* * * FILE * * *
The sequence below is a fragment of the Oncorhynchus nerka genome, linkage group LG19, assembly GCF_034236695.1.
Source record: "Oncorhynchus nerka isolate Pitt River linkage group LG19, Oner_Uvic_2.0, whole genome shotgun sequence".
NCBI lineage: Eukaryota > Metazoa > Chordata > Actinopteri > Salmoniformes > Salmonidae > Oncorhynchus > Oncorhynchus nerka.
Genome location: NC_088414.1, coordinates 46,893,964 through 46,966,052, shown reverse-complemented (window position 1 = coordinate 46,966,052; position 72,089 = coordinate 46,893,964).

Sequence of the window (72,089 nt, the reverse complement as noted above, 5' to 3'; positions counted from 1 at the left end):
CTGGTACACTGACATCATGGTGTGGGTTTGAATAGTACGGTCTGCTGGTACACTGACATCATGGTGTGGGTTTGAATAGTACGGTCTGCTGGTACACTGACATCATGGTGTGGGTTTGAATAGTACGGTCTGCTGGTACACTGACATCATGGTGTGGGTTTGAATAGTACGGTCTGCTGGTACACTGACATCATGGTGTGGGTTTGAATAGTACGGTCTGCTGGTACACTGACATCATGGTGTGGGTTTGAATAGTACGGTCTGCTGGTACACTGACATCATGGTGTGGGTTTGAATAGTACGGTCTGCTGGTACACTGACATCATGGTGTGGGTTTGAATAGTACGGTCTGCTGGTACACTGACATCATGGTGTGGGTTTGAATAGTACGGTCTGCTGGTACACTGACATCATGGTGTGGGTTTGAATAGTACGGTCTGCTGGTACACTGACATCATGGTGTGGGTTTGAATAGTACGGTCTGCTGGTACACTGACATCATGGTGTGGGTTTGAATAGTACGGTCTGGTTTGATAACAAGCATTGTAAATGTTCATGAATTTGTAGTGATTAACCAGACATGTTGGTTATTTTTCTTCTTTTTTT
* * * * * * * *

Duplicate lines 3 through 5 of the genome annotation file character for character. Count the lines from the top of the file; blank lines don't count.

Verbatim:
NCBI lineage: Eukaryota > Metazoa > Chordata > Actinopteri > Salmoniformes > Salmonidae > Oncorhynchus > Oncorhynchus nerka.
Genome location: NC_088414.1, coordinates 46,893,964 through 46,966,052, shown reverse-complemented (window position 1 = coordinate 46,966,052; position 72,089 = coordinate 46,893,964).

Sequence of the window (72,089 nt, the reverse complement as noted above, 5' to 3'; positions counted from 1 at the left end):